The past quarter has been marked by a pervasive euphoria in the markets. It seems everyone’s a contrarian at the moment. But there’s a better way to make steep capital gains than buying risky airline stocks and bankrupted businesses. It just might take a while longer, that’s all.
Here’s why names like Northland Power (TSX:NPI) could belong at either end of a barbell portfolio.
Balancing risk and reward
Balancing risk is almost a full-time job when it comes to building stock portfolios. One way to do this is to spread exposure across multiple sectors — another is to counterbalance short-term gains with long-term safety.
But with names that support a high-growth thesis, either end of the barbell could be appropriate. Green power stocks like Northland offer a bit of both worlds, making them ideal additions to a range of portfolio types.
Meanwhile, zero-commission online brokerages have been gaining in popularity. Consider the momentum generated south of the border by trading apps like Robinhood, for instance. And now there’s a situation where fiscal easing is injecting further liquidity into locked-down economies. Of course, many citizens need these payments just to get by in these uncertain times.
But there’s also a non-trivial possibility that some of this money could end up in equities or further increase overconfidence in the markets. Either way, the markets are being artificially heated, at least in part. Amid ratcheting unemployment and an ongoing health crisis, this disconnect between the markets and the economy could end badly.
Infrastructure stocks are evergreen
Mining, power generation, and construction are fairly obvious plays for infrastructure exposure. Others are less obvious, though, such as consumer staple inputs (such as Nutrien) and communications (such as BCE). Northland Power would fit neatly into the infrastructure segment of a portfolio while also doing some of the high-growth heavy lifting of, say, a beaten-up airline or a breakout tech stock.
Speaking of tech stocks, one of the most popular names in the last few months has been Enghouse Systems (TSX:ENGH). This unobtrusive tech company has grown its dividend for 12 consecutive years, making it a rare income growth name in the digital space.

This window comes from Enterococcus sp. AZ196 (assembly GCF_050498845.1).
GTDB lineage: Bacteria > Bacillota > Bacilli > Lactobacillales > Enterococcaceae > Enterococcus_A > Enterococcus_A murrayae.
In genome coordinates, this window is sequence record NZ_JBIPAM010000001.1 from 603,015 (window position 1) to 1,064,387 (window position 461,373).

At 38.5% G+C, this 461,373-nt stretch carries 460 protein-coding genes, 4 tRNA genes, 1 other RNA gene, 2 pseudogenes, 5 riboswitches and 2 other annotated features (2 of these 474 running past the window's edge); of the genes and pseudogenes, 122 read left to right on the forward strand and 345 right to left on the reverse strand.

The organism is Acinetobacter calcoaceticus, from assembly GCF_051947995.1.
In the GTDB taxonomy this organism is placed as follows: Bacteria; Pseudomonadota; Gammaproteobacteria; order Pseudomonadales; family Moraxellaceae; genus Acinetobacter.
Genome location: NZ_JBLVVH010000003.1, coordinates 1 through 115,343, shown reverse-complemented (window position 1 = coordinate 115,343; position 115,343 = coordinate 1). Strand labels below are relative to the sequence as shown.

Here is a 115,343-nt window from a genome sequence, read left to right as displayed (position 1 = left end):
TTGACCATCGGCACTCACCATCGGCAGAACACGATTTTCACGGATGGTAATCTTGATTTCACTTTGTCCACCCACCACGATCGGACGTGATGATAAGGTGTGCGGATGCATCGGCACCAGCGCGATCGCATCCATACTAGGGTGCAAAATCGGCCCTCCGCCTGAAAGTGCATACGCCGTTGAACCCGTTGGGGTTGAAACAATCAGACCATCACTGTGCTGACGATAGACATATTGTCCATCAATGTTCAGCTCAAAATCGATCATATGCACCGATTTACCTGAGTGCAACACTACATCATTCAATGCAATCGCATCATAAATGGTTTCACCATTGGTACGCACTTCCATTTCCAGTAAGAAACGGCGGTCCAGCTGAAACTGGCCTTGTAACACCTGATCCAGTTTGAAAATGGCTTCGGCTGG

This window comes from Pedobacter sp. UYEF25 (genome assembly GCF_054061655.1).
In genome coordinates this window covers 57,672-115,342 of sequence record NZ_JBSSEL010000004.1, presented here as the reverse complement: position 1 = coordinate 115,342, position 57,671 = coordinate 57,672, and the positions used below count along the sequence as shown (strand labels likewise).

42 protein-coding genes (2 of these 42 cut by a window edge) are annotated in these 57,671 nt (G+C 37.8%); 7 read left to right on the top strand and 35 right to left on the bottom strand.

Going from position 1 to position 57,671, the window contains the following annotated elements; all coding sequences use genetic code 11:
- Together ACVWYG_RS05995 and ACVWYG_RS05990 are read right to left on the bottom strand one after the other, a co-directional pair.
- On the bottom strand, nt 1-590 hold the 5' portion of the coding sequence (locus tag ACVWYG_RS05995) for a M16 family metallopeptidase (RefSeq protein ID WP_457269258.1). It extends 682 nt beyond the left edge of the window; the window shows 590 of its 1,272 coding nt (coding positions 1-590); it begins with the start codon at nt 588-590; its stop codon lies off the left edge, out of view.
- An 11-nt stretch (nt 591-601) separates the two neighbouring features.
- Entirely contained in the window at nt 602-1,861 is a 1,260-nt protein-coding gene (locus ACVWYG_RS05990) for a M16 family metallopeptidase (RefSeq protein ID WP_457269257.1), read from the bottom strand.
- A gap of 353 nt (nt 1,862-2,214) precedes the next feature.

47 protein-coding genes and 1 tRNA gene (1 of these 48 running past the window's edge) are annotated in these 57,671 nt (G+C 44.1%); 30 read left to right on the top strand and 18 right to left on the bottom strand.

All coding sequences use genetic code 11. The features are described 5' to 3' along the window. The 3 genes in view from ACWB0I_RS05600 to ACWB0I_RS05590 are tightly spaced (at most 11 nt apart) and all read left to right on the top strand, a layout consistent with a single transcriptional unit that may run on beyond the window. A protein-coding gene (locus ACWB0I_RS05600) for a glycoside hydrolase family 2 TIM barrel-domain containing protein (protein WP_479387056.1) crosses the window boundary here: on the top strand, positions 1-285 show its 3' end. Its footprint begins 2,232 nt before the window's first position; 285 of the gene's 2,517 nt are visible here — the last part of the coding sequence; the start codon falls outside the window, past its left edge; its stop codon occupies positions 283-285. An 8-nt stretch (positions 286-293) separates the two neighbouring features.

Enghouse has the hallmarks of a name whose time has come. Its video conferencing service fits the zeitgeist and will continue to pay off as digitalization outruns the lockdown.
Enghouse is seeing a lot of attention at the moment, with investors running its share price up +20% over the course of the last four weeks. A 0.74% dividend is also up for grabs, while its balance sheet is typical of a healthy business. And 13% earnings growth could spell good things for Enghouse shareholders over the next few years. That dividend also has plenty of room for growth, given a 33% distribution ratio.
Lower-risk growth investors wrong-footed by the whipsawing markets have few clear choices. However, names such as Northland and Enghouse offer a mix of both defensiveness and expansion.
A barbell portfolio typically stacks riskier stocks counterbalanced with defensive long positions. But by stashing stocks like Northland and Enghouse together, such a portfolio can be further safety proofed.
Growth stocks aren’t known for being cheap. But there are more than a few names on the TSX that match value with strong, long-term potential. We’ve rounded up a few of them for you...
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Fool contributor Victoria Hetherington has no position in any of the stocks mentioned. The Motley Fool recommends Enghouse Systems Ltd. and Nutrien Ltd.